In any case, the outsider’s gaze in “Do You Know What It Means To Miss New Orleans” was reflected to varying degrees in a lot of the city’s music. Preservation Hall itself, like New Orleans, emerged from a midcentury traditional jazz revival driven by white promoters and influenced by white consumers from elsewhere. The Jaffe family’s racial attitudes may be more evolved than the film’s, but the Preservation Hall band catered mostly to white out-of-towners and nerds like me.

In the early days of jazz, Armstrong never looked askance at making music for outsiders. His playing developed first in front of Black crowds but, before leaving New Orleans, he diversified his repertoire (and his income) by playing more formal gigs for white audiences on riverboats. Like John Brunious and countless other New Orleans musicians, Armstrong worked within existing economic structures to support himself. Sometimes he created something groundbreaking in the process; other times not.

There was no law of jazz purity for “Do You Know What It Means To Miss New Orleans” to break, and I wasn’t going to tell an artist what to sing, or a listener what to feel. I still avoid the song, though. It may be intended to evoke warm feelings, but for me it became code for Katrina, of which I need nor want no external reminders. In my mind, the song plays over a montage of images of the flood, a nightmare version of the opening sequence of the 1980s television show Frank’s Place,” which set Armstrong’s rendition over sepia-toned photos of the city.

Of course, I appreciate why people turn to the canon of New Orleans music to cope with that trauma. Two days after the BET telethon in 2005 I met some other evacuees at a bar in the East Village to watch the Saints’ season opener against the Panthers, which they won on a last-second field goal, to cathartic screams and cheers. I went to the jukebox and called up the most triumphant song I could think of, the Rebirth Brass Band version of “Casanova.”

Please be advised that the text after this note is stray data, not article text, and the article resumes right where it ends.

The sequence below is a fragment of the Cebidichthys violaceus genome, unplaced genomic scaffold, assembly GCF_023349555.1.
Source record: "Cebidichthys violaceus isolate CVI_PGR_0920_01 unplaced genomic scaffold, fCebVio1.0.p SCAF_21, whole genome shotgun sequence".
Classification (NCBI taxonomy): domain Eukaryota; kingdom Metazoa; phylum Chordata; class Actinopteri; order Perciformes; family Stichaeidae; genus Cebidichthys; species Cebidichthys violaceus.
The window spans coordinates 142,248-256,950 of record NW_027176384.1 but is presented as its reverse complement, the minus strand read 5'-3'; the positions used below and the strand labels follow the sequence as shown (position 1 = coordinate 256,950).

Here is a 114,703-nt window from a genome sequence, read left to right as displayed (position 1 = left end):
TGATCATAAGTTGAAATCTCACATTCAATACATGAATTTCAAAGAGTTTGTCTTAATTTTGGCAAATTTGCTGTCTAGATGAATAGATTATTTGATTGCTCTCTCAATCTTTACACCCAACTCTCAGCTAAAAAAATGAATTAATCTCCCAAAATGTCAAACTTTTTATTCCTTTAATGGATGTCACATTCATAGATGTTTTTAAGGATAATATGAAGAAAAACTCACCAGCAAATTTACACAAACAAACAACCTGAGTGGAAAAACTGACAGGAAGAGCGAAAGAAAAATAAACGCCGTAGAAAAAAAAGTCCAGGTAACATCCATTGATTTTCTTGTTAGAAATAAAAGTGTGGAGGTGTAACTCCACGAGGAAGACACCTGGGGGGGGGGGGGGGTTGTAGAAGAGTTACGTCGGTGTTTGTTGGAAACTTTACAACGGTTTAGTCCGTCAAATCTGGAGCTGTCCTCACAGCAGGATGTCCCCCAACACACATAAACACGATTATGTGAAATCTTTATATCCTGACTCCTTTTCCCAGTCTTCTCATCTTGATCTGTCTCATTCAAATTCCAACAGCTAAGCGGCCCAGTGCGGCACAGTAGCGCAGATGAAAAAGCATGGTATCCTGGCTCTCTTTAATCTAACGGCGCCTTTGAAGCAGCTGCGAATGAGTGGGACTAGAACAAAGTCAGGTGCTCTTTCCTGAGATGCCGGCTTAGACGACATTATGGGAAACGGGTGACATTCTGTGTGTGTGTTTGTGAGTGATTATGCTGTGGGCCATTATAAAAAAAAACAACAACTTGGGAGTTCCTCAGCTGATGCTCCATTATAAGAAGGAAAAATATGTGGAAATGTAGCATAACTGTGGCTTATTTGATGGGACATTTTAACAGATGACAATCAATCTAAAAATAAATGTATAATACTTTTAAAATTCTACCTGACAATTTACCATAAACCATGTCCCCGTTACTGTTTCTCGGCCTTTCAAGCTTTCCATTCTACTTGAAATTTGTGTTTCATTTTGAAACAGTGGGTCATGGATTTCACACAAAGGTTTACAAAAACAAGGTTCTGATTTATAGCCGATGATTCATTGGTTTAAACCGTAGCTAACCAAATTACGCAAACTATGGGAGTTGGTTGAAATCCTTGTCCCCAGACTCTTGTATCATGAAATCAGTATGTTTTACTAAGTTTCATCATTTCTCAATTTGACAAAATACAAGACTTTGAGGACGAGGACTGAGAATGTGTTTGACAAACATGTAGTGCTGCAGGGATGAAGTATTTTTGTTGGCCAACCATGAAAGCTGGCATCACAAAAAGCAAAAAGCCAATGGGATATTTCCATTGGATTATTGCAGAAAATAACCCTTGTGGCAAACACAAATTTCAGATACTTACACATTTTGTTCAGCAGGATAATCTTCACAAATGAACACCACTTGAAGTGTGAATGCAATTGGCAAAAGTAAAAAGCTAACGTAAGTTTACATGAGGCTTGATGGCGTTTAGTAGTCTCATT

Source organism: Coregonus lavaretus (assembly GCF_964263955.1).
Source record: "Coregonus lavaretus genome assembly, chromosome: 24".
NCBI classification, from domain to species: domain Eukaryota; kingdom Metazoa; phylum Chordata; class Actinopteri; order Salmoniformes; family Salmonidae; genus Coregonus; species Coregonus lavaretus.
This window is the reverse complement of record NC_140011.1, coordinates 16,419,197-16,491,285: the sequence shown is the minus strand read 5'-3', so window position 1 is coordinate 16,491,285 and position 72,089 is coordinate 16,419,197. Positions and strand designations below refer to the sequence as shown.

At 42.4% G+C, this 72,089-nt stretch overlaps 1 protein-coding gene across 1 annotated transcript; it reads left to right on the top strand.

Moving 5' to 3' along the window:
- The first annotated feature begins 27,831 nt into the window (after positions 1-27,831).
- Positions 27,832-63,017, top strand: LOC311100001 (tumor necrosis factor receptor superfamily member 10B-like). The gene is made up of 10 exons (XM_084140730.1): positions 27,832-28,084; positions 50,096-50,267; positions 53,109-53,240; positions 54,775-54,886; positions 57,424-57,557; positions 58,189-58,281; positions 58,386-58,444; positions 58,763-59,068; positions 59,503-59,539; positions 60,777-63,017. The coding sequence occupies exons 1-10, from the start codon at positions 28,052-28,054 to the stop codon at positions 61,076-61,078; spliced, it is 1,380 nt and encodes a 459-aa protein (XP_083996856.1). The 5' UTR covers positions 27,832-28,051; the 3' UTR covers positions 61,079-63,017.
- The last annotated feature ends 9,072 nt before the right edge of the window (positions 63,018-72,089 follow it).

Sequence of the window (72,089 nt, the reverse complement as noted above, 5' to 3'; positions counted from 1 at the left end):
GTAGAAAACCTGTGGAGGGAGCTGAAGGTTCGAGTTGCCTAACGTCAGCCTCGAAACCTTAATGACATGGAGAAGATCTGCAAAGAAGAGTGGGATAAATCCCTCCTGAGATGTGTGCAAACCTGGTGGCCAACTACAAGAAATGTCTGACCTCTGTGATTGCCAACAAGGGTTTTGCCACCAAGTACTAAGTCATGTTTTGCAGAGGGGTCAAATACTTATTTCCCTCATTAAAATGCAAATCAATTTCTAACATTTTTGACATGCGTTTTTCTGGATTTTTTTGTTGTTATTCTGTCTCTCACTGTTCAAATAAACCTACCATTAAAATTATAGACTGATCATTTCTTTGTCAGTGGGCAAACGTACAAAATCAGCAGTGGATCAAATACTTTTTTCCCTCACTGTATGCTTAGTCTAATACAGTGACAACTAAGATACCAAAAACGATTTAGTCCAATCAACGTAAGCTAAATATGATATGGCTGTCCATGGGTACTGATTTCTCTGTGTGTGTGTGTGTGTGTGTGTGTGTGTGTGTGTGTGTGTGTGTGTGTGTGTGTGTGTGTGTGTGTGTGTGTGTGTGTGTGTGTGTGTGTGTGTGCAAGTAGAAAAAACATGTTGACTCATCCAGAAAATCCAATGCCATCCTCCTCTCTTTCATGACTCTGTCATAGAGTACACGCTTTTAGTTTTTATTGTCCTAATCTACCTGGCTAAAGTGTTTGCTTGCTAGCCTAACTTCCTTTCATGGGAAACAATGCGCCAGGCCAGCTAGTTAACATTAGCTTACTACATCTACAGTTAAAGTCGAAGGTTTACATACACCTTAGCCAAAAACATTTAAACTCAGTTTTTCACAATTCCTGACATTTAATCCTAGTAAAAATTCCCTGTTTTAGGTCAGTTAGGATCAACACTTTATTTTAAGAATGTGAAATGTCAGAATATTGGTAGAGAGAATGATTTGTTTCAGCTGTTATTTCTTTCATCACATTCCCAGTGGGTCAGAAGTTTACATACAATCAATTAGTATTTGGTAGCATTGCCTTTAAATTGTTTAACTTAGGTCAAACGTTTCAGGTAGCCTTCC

As reported by Kelly Harris-DeBerry, songwriter Reggie Calloway originally conceived “Casanova” as a country song, but the group LeVert out of Cleveland made it a Number One R&B hit in 1987. That record made its way to HBCU marching bands in Louisiana, which inspired Keith and Philip Frazier of Rebirth to give it their brass band treatment. With some new, nasty lyrics, it caught on with modern brass bands across the city.

The ingredients could have come from anywhere—their minds, the radio, the soundtrack of a corny old movie. Rebirth took what struck them and made it their own. It’s what jazz bands did before the inception of the term “jazz” (a development staged farcically with Nick in New Orleans). Back then, some just called it “New Orleans style.” It was a sensibility, a way to make use of a song. And that practice never stopped.

When “Casanova” came on the jukebox in New York my friends and I went nuts, knees bucking, arms in the air. We didn’t know if or when we’d go home again, but the song let us claim that space for ourselves. This was a function of Black brass band music that Armstrong prized when he was young, taking over streets with his cornet that he otherwise had to cede to white people, under threat of violence. We, mostly white people, were indebted to that tradition, and my proximity to it, more than “tall sugar pines,” was what I’d miss of New Orleans. So we shouted along with Rebirth’s call-and-response coming out of the jukebox: “Take ‘em off / Take your motherfucking drawers off!” Afterwards, I cried. We make meaning where we can.

Illustrations by Happy Burbeck

Top image: From the Don Lee Keith New Orleans in Film Collection, gift of Teresa Neaves, 2011.0300.51 (Courtesy of The Historic New Orleans Collection)